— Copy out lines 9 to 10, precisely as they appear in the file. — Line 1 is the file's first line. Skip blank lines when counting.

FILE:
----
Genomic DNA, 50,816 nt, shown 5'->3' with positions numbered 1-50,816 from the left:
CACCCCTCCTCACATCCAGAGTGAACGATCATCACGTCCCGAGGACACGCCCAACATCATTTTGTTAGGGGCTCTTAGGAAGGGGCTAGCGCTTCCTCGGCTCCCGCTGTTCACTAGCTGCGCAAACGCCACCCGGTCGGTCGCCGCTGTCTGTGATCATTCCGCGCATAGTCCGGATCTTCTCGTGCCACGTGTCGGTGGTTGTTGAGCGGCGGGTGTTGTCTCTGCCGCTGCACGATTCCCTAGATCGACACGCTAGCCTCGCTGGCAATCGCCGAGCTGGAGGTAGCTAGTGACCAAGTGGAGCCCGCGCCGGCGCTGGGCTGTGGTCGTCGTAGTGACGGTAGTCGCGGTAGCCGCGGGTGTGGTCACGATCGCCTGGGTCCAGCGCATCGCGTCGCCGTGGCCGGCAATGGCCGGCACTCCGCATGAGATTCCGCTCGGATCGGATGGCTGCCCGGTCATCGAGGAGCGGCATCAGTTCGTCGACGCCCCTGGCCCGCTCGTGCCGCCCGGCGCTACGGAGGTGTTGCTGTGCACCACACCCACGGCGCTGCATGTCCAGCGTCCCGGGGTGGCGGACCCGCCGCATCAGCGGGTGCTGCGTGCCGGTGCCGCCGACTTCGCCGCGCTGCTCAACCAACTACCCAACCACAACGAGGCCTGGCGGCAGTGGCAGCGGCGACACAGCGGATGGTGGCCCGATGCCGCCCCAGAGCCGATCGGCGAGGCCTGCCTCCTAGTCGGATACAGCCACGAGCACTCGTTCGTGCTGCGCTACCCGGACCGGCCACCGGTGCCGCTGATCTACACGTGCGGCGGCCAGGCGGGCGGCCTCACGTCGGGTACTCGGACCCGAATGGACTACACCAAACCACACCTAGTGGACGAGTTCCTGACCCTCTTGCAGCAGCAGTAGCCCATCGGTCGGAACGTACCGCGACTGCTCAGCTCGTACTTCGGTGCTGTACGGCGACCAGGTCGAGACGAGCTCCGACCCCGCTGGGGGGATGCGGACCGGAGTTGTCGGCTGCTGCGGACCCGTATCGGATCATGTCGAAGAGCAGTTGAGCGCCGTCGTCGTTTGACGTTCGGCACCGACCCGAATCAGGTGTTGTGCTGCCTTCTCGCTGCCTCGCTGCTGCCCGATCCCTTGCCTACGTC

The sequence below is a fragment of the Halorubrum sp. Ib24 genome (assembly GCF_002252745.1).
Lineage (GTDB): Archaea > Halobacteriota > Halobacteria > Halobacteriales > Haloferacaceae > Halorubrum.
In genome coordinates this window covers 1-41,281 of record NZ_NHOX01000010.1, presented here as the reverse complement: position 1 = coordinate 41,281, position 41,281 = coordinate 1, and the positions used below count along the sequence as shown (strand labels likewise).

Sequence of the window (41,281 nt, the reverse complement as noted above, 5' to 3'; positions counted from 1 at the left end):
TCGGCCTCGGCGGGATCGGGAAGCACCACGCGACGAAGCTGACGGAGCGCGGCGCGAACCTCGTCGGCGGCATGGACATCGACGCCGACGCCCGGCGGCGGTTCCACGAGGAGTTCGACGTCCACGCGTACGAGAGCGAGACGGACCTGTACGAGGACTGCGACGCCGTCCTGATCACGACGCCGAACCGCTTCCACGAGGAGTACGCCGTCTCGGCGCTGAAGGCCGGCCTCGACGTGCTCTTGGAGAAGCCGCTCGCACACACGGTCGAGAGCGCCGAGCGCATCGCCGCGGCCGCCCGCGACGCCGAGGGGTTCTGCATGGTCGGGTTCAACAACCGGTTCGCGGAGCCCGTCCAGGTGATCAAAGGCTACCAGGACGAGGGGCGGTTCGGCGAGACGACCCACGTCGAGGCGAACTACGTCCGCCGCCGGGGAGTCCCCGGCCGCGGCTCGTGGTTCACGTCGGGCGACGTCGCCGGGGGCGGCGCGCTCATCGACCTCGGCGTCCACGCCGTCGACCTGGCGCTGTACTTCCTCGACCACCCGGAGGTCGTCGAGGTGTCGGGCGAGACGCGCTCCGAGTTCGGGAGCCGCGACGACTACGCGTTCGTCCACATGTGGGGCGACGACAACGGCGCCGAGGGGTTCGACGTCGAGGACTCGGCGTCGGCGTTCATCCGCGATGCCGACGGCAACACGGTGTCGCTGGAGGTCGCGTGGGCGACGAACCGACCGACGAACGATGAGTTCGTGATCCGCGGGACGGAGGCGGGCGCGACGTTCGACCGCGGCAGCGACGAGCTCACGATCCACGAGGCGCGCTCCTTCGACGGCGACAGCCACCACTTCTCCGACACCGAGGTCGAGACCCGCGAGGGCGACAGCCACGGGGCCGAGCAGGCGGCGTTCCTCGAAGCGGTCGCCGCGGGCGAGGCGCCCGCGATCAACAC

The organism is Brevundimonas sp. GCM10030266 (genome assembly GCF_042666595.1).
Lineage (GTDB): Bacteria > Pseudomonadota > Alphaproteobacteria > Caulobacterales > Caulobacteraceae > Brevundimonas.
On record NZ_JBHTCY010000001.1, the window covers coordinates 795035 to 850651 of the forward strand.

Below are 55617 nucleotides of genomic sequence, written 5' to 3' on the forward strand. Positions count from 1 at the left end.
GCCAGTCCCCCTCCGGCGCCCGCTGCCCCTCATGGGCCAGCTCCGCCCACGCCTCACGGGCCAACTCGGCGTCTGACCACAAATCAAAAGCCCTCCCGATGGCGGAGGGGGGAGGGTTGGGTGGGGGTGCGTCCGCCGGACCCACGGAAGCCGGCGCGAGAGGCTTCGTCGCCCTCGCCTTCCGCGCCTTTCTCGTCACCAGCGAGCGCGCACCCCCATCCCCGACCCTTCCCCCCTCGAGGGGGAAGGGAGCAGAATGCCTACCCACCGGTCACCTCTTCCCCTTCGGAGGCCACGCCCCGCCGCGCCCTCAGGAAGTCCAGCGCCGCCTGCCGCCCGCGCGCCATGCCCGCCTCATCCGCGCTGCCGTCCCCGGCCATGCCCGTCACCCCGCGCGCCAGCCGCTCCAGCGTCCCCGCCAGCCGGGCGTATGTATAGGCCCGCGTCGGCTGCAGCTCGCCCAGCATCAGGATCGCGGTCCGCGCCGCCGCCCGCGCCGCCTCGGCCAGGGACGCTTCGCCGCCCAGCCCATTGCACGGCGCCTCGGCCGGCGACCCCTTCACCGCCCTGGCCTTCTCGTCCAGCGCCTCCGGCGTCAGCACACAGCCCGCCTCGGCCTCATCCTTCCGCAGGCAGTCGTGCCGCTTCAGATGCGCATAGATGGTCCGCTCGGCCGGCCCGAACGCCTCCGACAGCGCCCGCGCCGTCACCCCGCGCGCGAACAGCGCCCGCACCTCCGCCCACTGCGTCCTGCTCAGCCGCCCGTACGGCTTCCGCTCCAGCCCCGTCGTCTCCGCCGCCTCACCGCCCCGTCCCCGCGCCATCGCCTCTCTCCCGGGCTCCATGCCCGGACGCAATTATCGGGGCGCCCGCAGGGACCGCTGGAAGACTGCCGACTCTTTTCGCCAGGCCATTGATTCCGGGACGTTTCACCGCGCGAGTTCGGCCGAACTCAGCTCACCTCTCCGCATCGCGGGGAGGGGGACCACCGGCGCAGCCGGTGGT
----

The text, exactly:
Lineage (GTDB): Bacteria > Pseudomonadota > Alphaproteobacteria > Caulobacterales > Caulobacteraceae > Brevundimonas.
On record NZ_JBHTCY010000001.1, the window covers coordinates 795035 to 850651 of the forward strand.